Advertisement
Features

May seeks a compromise on Brexit

The PM turns her back on the eurosceptics and reaches out to Jeremy Corbyn. Emily Hohler reports.

941-May-634
May: crossing the Rubicon away from no-deal

© 2019 Bloomberg Finance LP

Theresa May made "an about-face" in her Brexit strategy on Tuesday by offering to work with the Labour leader, Jeremy Corbyn, an approach that could lead to a closer relationship with the EU, say Max Colchester and Jason Douglas in The Wall Street Journal.

Following a "marathon" seven-hour cabinet meeting, May outlined plans to request a further extension to Article 50, ideally not beyond 22 May to avoid the UK having to take part in European elections. The plan is high-risk for May, who has spent months trying to appease Tory eurosceptics: it threatens to alienate them further and successful talks with Labour are "far from guaranteed".

Kicking the can into Corbyn's face

It's hard to see how any of this can work, says Philip Johnston, also in The Daily Telegraph. Since Corbyn's likely conditions a customs union, single market membership and possibly a second referendum are opposed by "scores" of Tories and will therefore destroy her party, there will inevitably be no agreement. As for the indicative votes, we've already had 12 of those, and "every one has fallen". Now that May has kicked the can "firmly into" Corbyn's face, there's a possibility that the Labour party will "tear itself apart as well", says John Crace in The Guardian.

Advertisement - Article continues below
Advertisement
Advertisement - Article continues below

Even if May does manage to achieve a majority for a softer Brexit and the Tory party doesn't implode, her partners in government, Northern Ireland's DUP, will "go ballistic" because it would mean approving May's deal and therefore the Irish backstop, which they regard as "toxic", says Robert Peston in The Spectator.

There are so many other obstacles including persuading voters that it makes sense to start preparations for EU parliamentary elections in the hope of cancelling them at the last minute that I "can find no MP outside of the payroll" who thinks May's plan will work. But whether it does or not, "a Rubicon of sorts has been crossed". May and her ministers "have signalled" that they are so opposed to a default, no-deal Brexit on 12 April that they "will begin a process that could blow up the Tory Party". This "will have huge consequences not least for how long she can remain prime minister".

Advertisement - Article continues below

A general election is looking increasingly likely, says Philip Cowley in The Times. However much the public may not want one, the indicative votes have shown that it may provide a solution. Parliament came close to "agreeing a policy position on a number of occasions" the customs union ballot fell by just three votes but they are all options that "only a handful of MPs from the governing party can accept".

Meanwhile, a majority of Labour MPs "happily backed a confirmatory referendum, a Common Market 2.0 option, and customs union". This suggests that a Labour government "could fairly easily legislate" for a softer Brexit. As for the Conservatives, even if they somehow romped to victory in a 2019 general election, the party is so split that agreement on any form of Brexit stronger than the current deal is hard to imagine. An election might therefore not be "pointless", as many are saying, but it is "difficult to see how it could be good" for the Tories.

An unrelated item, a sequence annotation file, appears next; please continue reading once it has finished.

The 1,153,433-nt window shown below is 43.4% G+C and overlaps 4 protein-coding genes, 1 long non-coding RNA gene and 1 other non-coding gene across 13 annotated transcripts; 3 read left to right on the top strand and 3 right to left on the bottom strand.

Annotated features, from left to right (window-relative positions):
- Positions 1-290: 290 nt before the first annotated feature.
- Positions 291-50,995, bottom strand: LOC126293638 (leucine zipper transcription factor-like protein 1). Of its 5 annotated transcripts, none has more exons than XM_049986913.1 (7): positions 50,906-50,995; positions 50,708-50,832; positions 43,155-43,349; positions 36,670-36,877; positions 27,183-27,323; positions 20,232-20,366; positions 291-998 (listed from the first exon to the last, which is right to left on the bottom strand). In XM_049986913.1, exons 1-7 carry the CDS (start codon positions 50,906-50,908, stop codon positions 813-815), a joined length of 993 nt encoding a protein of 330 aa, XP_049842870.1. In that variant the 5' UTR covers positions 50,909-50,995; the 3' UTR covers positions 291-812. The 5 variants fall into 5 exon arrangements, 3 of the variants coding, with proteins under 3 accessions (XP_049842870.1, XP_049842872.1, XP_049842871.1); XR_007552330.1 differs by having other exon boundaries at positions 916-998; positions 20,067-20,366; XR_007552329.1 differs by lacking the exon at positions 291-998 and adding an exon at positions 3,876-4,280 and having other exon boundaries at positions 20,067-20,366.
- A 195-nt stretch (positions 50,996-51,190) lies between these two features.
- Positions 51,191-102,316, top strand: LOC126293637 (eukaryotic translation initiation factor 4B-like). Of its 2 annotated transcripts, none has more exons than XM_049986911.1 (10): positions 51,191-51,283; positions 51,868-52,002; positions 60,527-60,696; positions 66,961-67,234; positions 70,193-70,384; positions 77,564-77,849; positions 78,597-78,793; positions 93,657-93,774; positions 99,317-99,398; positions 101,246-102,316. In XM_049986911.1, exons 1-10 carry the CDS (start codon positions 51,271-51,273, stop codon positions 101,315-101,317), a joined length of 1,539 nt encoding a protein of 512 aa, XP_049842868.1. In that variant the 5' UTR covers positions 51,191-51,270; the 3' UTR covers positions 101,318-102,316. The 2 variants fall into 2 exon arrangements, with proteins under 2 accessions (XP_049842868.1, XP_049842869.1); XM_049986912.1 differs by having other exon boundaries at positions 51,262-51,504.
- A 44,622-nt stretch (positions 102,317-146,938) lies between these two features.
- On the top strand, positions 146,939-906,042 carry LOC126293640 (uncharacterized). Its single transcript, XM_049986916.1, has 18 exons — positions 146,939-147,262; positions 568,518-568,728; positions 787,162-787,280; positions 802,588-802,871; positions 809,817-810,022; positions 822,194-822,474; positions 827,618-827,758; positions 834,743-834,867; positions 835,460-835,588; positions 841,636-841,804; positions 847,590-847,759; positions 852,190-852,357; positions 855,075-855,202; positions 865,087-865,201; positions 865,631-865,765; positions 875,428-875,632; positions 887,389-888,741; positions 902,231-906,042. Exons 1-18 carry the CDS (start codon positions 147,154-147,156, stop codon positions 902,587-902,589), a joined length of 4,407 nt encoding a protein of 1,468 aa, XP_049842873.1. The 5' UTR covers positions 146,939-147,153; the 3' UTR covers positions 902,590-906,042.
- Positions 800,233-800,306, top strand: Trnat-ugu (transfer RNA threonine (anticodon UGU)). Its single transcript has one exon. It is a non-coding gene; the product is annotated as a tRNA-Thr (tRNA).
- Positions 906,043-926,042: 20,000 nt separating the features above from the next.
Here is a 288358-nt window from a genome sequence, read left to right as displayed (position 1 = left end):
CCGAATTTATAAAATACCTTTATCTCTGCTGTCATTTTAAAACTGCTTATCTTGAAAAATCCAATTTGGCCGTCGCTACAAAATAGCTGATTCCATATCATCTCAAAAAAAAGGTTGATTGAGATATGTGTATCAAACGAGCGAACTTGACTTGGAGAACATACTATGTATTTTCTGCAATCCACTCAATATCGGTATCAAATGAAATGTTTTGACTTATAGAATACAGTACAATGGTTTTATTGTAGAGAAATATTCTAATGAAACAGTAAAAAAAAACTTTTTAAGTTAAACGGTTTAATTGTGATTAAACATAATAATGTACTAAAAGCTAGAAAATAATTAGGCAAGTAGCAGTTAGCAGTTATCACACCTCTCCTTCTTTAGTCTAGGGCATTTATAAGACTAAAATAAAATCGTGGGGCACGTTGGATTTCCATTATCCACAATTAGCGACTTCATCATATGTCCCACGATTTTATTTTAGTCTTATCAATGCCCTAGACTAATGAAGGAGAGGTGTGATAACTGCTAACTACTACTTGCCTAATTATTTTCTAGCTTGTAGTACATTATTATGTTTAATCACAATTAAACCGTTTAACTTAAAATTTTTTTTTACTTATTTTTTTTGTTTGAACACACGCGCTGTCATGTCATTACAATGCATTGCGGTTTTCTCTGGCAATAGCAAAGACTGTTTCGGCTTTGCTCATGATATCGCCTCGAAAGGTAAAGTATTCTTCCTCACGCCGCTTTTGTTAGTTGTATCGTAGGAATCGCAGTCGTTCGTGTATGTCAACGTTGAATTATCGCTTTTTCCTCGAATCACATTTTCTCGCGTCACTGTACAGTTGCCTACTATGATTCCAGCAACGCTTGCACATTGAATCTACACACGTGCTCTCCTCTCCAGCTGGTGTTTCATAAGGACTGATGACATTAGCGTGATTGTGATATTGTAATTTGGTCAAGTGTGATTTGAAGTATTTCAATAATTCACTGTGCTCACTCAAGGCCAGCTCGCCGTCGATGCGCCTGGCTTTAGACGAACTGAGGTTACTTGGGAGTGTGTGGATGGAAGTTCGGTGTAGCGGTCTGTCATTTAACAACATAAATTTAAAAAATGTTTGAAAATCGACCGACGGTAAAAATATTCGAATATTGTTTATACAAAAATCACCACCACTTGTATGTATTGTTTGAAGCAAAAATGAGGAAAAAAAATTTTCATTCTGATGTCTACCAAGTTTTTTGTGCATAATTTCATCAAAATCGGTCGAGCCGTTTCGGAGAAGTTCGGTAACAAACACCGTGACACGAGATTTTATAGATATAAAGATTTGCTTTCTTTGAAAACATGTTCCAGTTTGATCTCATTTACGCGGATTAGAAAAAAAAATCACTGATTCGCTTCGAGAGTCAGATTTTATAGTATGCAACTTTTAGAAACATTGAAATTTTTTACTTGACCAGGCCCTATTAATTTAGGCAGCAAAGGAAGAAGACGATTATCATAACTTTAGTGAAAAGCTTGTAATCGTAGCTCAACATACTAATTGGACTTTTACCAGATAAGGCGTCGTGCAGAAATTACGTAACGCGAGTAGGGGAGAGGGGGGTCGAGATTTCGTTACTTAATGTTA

Advertisement
Advertisement

Recommended

Visit/519858/how-long-can-the-good-times-roll
Economy

How long can the good times roll?

Despite all the doom and gloom that has dominated our headlines for most of 2019, Britain and most of the rest of the developing world is currently en…
19 Dec 2019
Visit/516758/beyond-the-brexit-talk-the-british-economy-isnt-doing-too-badly
Economy

Beyond the Brexit talk, the British economy isn’t doing too badly

The political Brexit pantomime aside, Britain is in pretty good shape. With near-record employment, strong wage growth and modest inflation, there is …
17 Oct 2019
Visit/economy/small-business/601437/state-support-for-small-businesses-on-the-slide
Small business

State support for small businesses on the slide

Government aid for small firms is winding down. Make plans now.
6 Jun 2020
Visit/economy/uk-economy/601453/uk-set-to-see-more-extreme-monetary-policy
UK Economy

UK set to see more extreme monetary policy

The Bank of England looks likely to cut interest rates below zero at the end of this year.
4 Jun 2020

Most Popular

Visit/investments/commodities/gold/601444/these-seven-charts-show-exactly-why-you-must-own-gold-today
Gold

These seven charts show exactly why you must own gold today

Covid-19 is accelerating many trends that were already in existence. The rising gold price is one such trend. These seven charts, says Dominic Frisby,…
3 Jun 2020
Visit/investments/stockmarkets/601460/disease-rioting-and-mass-unemployment-so-why-are-markets-soaring
Stockmarkets

Disease, rioting and mass unemployment – so why are markets soaring?

Despite some pretty strong headwinds in the last year, America’s S&P 500 stock index is close to all-time highs. John Stepek explains why markets seem…
4 Jun 2020
Visit/economy/eu-economy/601463/why-a-stronger-euro-is-good-news-for-investors
EU Economy

Why a stronger euro is good news for investors

The fragile state of the eurozone has for a long time brought the threat of deflation. But the ECB’s latest moves have dampened those fears. John Step…
5 Jun 2020